The Mississippi River Rises Fast, Impacting Infrastructure and Evacuating River Towns
Flooding in central Missouri and Illinois is getting worse as the Mississippi River is rising quickly and is on pace to eclipse the Midwest flood of 1993, which saw more than 800 levees in Missouri breached. The storm is also having a broad impact on transportation infrastructure with two interstate highways closed — Interstate 44 near the Missouri town of Rolla and Interstate 70 in southern Illinois was shut down before being reopened Tuesday afternoon.
The Missouri DOT’s website reports 424 roads closed to flooding as of Wednesday morning. The Illinois DOT’s website indicates more than 25 road closures due to flooding, with most in District 8 in the southwest corner of the state.
Federal authorities are monitoring 19 vulnerable levees along the Mississippi River as it’s expected to reach nearly 15 feet above flood stage on Thursday at St. Louis. A levee was breached in West Alton, Mo., with calls for all 520 residents to evacuate. The tourist town of Branson, Mo. has also been hard hit with roads blocked into town and more than 200 families asked to evacuate.
The governor of Missouri has activated the National Guard to help divert traffic around the closed roadways and the governor of Illinois has declared disasters in seven counties.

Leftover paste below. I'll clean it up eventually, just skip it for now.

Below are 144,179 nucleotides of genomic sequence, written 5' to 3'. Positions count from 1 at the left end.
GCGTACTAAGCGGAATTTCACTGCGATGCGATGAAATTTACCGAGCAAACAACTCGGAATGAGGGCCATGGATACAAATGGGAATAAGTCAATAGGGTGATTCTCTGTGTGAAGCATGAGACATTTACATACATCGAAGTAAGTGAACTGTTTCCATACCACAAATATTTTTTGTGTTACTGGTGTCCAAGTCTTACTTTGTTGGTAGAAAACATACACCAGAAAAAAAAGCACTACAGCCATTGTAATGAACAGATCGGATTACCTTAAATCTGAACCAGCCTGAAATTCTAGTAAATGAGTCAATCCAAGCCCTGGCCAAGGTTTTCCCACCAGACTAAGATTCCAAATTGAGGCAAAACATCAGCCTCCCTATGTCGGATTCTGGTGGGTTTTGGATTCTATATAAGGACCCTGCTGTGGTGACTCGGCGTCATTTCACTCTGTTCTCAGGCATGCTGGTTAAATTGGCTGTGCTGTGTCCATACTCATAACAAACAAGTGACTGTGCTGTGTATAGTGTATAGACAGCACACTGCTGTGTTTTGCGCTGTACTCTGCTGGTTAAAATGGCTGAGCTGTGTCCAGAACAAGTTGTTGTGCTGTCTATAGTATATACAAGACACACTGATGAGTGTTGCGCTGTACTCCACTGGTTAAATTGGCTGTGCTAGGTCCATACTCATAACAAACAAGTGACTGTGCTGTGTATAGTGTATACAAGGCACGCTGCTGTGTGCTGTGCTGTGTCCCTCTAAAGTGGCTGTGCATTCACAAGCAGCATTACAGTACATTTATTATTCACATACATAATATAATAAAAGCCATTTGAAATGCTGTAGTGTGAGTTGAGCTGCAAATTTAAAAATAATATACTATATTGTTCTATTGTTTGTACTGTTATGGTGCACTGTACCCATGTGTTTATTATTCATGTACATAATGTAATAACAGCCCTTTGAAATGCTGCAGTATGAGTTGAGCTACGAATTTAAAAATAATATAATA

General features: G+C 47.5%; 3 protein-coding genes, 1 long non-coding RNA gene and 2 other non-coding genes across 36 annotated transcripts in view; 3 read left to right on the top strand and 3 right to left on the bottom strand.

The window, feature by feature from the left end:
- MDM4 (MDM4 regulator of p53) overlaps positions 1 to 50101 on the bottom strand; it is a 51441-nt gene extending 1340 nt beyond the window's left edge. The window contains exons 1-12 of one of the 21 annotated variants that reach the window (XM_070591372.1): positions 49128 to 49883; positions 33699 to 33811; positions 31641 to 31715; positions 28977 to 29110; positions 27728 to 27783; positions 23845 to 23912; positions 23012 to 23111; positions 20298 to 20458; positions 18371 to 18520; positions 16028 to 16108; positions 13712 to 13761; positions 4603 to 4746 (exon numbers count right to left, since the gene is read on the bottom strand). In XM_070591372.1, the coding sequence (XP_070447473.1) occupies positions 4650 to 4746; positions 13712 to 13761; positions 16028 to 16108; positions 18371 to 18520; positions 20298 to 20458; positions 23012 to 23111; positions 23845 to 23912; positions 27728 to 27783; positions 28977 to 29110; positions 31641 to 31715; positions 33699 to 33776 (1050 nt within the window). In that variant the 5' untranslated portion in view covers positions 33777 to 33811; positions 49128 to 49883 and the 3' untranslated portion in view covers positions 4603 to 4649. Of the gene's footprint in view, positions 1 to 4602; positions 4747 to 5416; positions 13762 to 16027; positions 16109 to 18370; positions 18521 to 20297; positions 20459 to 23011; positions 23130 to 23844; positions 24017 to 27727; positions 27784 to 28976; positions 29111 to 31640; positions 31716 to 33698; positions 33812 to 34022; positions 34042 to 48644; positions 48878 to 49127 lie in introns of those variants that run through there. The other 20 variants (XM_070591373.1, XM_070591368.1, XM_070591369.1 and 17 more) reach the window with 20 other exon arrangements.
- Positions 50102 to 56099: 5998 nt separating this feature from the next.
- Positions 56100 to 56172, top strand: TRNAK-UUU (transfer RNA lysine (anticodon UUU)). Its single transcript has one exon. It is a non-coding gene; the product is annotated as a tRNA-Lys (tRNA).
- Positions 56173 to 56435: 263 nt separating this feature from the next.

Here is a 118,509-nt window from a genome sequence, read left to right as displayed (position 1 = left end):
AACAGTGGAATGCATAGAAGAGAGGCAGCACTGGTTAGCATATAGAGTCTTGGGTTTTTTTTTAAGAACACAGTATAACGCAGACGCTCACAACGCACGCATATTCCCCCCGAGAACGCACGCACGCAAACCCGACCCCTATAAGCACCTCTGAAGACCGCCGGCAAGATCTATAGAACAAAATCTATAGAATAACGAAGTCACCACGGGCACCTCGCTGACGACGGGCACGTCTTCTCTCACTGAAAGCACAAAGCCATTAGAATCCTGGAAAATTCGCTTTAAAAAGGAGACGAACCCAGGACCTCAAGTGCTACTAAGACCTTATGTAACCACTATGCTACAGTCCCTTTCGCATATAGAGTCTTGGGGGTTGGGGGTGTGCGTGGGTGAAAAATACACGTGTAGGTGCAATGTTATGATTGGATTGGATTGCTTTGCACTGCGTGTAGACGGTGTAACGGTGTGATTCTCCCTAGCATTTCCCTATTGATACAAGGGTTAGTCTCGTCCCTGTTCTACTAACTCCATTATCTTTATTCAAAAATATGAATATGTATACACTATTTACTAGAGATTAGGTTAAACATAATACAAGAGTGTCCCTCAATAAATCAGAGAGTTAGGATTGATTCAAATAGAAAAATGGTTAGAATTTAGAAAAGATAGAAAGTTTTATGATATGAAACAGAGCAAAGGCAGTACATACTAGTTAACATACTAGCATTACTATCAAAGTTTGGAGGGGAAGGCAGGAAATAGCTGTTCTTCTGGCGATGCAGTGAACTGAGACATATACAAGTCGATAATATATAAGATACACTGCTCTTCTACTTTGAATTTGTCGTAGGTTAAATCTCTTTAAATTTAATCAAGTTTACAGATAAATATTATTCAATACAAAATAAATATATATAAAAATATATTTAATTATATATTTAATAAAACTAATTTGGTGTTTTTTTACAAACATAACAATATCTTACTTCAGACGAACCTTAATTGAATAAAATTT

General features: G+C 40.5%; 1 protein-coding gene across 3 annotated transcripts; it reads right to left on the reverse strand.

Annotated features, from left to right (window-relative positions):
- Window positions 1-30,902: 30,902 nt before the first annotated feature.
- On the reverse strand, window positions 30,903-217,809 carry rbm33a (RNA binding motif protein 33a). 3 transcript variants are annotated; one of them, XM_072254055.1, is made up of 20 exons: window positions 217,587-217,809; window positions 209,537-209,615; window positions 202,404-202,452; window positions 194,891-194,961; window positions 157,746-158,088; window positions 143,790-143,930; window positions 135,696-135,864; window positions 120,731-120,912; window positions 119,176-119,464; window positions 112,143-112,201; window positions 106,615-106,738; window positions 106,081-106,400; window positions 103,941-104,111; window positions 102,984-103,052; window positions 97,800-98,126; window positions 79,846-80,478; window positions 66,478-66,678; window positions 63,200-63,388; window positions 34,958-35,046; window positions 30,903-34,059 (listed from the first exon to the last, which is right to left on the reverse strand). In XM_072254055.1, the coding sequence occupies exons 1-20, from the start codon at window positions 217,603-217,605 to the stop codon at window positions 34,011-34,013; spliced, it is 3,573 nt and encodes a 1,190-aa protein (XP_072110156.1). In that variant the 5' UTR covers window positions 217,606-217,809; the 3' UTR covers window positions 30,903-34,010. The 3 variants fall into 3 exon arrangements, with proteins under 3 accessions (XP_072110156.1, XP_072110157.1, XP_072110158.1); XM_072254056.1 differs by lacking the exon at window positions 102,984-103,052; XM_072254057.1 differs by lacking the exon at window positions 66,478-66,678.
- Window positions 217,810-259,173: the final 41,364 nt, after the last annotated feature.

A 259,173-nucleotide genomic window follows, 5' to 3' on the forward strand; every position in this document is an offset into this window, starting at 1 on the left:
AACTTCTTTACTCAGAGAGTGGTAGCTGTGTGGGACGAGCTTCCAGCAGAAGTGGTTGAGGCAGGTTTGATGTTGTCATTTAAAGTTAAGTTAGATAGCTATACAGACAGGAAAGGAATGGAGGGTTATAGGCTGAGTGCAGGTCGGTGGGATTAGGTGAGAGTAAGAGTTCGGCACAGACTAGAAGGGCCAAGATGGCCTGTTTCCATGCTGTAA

Record flooding has already been recorded in the area, with the Bourbeuse River near the eastern Missouri town of Union reaching nearly 20 feet above flood stage.
The Metropolitan Sewer District of St. Louis’ Fenton wastewater treatment plant shut down on Monday, causing untreated sewage to go directly into nearby rivers and streams. One of two sewage treatment plants in Springfield, Mo. also failed due to the high water levels.
In the 1993 fl00d, 50,000 homes were destroyed across nine states with an estimated damage of $20 million.
Resident in the region are strongly being urged not to drive as 12 of the people that have died were killed after their vehicles were swept from flooded roadways.